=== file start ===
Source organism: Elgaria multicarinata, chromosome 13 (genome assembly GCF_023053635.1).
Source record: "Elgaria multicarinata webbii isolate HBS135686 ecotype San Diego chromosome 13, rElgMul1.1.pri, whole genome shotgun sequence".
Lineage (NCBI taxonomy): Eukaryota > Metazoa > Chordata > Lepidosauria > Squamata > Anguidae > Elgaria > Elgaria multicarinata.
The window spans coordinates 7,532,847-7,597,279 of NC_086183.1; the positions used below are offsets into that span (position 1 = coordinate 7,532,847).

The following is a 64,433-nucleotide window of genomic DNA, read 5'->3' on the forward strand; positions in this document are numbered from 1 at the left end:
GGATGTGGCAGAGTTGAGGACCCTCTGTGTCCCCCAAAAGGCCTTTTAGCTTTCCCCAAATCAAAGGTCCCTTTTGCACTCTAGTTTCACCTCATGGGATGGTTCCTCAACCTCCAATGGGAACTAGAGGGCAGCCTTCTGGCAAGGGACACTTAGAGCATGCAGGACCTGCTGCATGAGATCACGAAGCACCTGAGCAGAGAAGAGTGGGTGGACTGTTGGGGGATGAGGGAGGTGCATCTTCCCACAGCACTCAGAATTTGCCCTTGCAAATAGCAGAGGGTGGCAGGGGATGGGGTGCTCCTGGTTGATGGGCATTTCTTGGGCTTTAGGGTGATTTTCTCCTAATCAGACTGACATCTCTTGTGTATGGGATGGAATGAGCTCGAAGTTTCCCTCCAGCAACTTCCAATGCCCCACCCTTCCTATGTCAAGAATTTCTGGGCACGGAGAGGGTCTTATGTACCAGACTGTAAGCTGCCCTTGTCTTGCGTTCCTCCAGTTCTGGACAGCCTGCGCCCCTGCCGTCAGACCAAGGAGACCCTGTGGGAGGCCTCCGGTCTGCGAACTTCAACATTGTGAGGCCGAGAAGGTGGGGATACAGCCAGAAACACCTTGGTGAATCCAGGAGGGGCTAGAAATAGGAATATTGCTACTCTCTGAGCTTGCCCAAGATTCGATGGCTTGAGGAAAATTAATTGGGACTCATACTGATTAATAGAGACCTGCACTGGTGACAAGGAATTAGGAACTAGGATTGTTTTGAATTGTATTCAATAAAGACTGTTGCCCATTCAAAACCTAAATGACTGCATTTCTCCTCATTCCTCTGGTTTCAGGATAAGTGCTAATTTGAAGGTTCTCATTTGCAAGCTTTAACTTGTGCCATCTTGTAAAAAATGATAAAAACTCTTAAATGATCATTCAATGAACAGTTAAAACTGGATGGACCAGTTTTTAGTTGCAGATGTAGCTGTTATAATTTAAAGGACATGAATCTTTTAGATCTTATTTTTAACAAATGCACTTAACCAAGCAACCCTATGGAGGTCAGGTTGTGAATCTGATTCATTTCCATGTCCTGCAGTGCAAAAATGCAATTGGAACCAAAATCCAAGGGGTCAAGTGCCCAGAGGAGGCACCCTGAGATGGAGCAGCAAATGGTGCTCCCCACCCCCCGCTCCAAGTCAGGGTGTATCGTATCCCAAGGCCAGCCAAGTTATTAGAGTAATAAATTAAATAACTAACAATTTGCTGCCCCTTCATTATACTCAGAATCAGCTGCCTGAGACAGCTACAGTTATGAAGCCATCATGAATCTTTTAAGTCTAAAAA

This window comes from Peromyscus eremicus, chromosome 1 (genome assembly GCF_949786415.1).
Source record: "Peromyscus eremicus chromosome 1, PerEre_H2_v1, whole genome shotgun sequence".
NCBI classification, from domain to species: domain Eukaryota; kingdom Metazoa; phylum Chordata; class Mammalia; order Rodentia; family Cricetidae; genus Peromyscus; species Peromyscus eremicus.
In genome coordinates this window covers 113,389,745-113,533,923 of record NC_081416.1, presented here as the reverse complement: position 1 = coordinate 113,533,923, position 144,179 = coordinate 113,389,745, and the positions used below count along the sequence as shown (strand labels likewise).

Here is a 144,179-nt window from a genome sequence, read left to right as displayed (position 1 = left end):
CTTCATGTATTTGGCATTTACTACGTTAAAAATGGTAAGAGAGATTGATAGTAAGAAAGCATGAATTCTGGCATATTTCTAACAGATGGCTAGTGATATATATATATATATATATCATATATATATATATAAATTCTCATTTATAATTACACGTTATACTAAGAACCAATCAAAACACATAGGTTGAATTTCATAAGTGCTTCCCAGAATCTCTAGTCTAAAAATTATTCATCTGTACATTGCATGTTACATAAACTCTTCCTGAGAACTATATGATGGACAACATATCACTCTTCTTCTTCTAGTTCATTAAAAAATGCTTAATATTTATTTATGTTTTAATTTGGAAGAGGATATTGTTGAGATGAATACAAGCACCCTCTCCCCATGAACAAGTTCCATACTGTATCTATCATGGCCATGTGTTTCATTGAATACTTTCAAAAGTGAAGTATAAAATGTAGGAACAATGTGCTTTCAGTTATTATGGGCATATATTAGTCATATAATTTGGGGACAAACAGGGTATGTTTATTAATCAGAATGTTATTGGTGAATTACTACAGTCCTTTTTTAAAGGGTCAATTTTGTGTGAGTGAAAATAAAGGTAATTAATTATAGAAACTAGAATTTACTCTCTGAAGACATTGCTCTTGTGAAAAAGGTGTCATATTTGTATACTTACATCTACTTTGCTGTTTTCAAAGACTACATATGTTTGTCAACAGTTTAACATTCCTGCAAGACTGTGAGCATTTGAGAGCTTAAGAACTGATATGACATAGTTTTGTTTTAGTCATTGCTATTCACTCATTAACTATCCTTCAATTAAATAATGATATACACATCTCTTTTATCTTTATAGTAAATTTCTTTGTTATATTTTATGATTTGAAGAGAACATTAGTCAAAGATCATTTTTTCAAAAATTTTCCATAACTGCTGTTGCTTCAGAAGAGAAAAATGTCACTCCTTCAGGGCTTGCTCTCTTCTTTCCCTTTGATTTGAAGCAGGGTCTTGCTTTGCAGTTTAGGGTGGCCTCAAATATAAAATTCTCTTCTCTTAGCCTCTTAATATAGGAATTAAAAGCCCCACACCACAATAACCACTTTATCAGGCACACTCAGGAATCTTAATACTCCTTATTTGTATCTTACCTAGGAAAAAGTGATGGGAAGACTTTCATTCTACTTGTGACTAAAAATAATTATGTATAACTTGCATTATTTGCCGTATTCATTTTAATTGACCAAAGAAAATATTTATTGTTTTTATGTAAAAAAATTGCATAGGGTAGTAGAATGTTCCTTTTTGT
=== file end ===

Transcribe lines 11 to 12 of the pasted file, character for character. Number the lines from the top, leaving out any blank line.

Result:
Here is a 144,179-nt window from a genome sequence, read left to right as displayed (position 1 = left end):
CTTCATGTATTTGGCATTTACTACGTTAAAAATGGTAAGAGAGATTGATAGTAAGAAAGCATGAATTCTGGCATATTTCTAACAGATGGCTAGTGATATATATATATATATATATCATATATATATATATAAATTCTCATTTATAATTACACGTTATACTAAGAACCAATCAAAACACATAGGTTGAATTTCATAAGTGCTTCCCAGAATCTCTAGTCTAAAAATTATTCATCTGTACATTGCATGTTACATAAACTCTTCCTGAGAACTATATGATGGACAACATATCACTCTTCTTCTTCTAGTTCATTAAAAAATGCTTAATATTTATTTATGTTTTAATTTGGAAGAGGATATTGTTGAGATGAATACAAGCACCCTCTCCCCATGAACAAGTTCCATACTGTATCTATCATGGCCATGTGTTTCATTGAATACTTTCAAAAGTGAAGTATAAAATGTAGGAACAATGTGCTTTCAGTTATTATGGGCATATATTAGTCATATAATTTGGGGACAAACAGGGTATGTTTATTAATCAGAATGTTATTGGTGAATTACTACAGTCCTTTTTTAAAGGGTCAATTTTGTGTGAGTGAAAATAAAGGTAATTAATTATAGAAACTAGAATTTACTCTCTGAAGACATTGCTCTTGTGAAAAAGGTGTCATATTTGTATACTTACATCTACTTTGCTGTTTTCAAAGACTACATATGTTTGTCAACAGTTTAACATTCCTGCAAGACTGTGAGCATTTGAGAGCTTAAGAACTGATATGACATAGTTTTGTTTTAGTCATTGCTATTCACTCATTAACTATCCTTCAATTAAATAATGATATACACATCTCTTTTATCTTTATAGTAAATTTCTTTGTTATATTTTATGATTTGAAGAGAACATTAGTCAAAGATCATTTTTTCAAAAATTTTCCATAACTGCTGTTGCTTCAGAAGAGAAAAATGTCACTCCTTCAGGGCTTGCTCTCTTCTTTCCCTTTGATTTGAAGCAGGGTCTTGCTTTGCAGTTTAGGGTGGCCTCAAATATAAAATTCTCTTCTCTTAGCCTCTTAATATAGGAATTAAAAGCCCCACACCACAATAACCACTTTATCAGGCACACTCAGGAATCTTAATACTCCTTATTTGTATCTTACCTAGGAAAAAGTGATGGGAAGACTTTCATTCTACTTGTGACTAAAAATAATTATGTATAACTTGCATTATTTGCCGTATTCATTTTAATTGACCAAAGAAAATATTTATTGTTTTTATGTAAAAAAATTGCATAGGGTAGTAGAATGTTCCTTTTTGT